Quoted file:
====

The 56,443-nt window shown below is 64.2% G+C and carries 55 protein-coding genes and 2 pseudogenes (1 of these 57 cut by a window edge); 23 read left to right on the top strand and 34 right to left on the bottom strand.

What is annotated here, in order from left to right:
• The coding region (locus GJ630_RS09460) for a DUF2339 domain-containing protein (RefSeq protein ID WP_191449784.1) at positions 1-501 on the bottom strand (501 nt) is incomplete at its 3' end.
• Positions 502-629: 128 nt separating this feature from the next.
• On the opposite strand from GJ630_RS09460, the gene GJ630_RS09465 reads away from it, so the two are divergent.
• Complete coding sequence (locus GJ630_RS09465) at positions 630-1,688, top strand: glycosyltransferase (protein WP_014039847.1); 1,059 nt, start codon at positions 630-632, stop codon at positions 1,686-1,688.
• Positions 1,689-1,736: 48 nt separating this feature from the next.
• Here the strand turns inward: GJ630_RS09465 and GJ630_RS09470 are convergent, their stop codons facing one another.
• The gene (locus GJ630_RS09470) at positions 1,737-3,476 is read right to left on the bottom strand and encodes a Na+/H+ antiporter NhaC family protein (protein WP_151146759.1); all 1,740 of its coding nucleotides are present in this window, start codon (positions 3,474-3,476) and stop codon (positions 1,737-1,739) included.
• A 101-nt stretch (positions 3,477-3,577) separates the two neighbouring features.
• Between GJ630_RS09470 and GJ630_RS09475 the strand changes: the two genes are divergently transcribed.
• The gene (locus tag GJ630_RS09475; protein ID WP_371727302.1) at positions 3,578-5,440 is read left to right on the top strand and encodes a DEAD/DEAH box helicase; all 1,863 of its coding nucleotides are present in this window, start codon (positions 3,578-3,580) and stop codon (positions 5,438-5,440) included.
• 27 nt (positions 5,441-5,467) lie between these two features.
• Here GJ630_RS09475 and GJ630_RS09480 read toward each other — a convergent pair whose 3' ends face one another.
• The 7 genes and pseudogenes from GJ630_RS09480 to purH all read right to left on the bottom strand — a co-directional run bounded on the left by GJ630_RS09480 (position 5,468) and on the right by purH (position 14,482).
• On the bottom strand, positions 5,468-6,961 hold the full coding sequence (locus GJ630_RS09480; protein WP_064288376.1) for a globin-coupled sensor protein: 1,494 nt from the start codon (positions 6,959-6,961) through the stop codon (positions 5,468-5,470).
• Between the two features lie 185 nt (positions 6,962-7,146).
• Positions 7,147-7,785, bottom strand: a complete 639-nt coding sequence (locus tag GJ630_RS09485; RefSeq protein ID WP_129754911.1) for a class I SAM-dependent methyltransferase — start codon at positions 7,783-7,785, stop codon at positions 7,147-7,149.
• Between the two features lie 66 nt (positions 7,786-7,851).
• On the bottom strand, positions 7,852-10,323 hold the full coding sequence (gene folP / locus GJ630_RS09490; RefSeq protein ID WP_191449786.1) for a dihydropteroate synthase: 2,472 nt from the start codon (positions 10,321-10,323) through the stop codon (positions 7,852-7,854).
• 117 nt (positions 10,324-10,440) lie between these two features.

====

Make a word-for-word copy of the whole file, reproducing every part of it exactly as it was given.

The 56,443-nt window shown below is 64.2% G+C and carries 55 protein-coding genes and 2 pseudogenes (1 of these 57 cut by a window edge); 23 read left to right on the top strand and 34 right to left on the bottom strand.

What is annotated here, in order from left to right:
• The coding region (locus GJ630_RS09460) for a DUF2339 domain-containing protein (RefSeq protein ID WP_191449784.1) at positions 1-501 on the bottom strand (501 nt) is incomplete at its 3' end.
• Positions 502-629: 128 nt separating this feature from the next.
• On the opposite strand from GJ630_RS09460, the gene GJ630_RS09465 reads away from it, so the two are divergent.
• Complete coding sequence (locus GJ630_RS09465) at positions 630-1,688, top strand: glycosyltransferase (protein WP_014039847.1); 1,059 nt, start codon at positions 630-632, stop codon at positions 1,686-1,688.
• Positions 1,689-1,736: 48 nt separating this feature from the next.
• Here the strand turns inward: GJ630_RS09465 and GJ630_RS09470 are convergent, their stop codons facing one another.
• The gene (locus GJ630_RS09470) at positions 1,737-3,476 is read right to left on the bottom strand and encodes a Na+/H+ antiporter NhaC family protein (protein WP_151146759.1); all 1,740 of its coding nucleotides are present in this window, start codon (positions 3,474-3,476) and stop codon (positions 1,737-1,739) included.
• A 101-nt stretch (positions 3,477-3,577) separates the two neighbouring features.
• Between GJ630_RS09470 and GJ630_RS09475 the strand changes: the two genes are divergently transcribed.
• The gene (locus tag GJ630_RS09475; protein ID WP_371727302.1) at positions 3,578-5,440 is read left to right on the top strand and encodes a DEAD/DEAH box helicase; all 1,863 of its coding nucleotides are present in this window, start codon (positions 3,578-3,580) and stop codon (positions 5,438-5,440) included.
• 27 nt (positions 5,441-5,467) lie between these two features.
• Here GJ630_RS09475 and GJ630_RS09480 read toward each other — a convergent pair whose 3' ends face one another.
• The 7 genes and pseudogenes from GJ630_RS09480 to purH all read right to left on the bottom strand — a co-directional run bounded on the left by GJ630_RS09480 (position 5,468) and on the right by purH (position 14,482).
• On the bottom strand, positions 5,468-6,961 hold the full coding sequence (locus GJ630_RS09480; protein WP_064288376.1) for a globin-coupled sensor protein: 1,494 nt from the start codon (positions 6,959-6,961) through the stop codon (positions 5,468-5,470).
• Between the two features lie 185 nt (positions 6,962-7,146).
• Positions 7,147-7,785, bottom strand: a complete 639-nt coding sequence (locus tag GJ630_RS09485; RefSeq protein ID WP_129754911.1) for a class I SAM-dependent methyltransferase — start codon at positions 7,783-7,785, stop codon at positions 7,147-7,149.
• Between the two features lie 66 nt (positions 7,786-7,851).
• On the bottom strand, positions 7,852-10,323 hold the full coding sequence (gene folP / locus GJ630_RS09490; RefSeq protein ID WP_191449786.1) for a dihydropteroate synthase: 2,472 nt from the start codon (positions 10,321-10,323) through the stop codon (positions 7,852-7,854).
• 117 nt (positions 10,324-10,440) lie between these two features.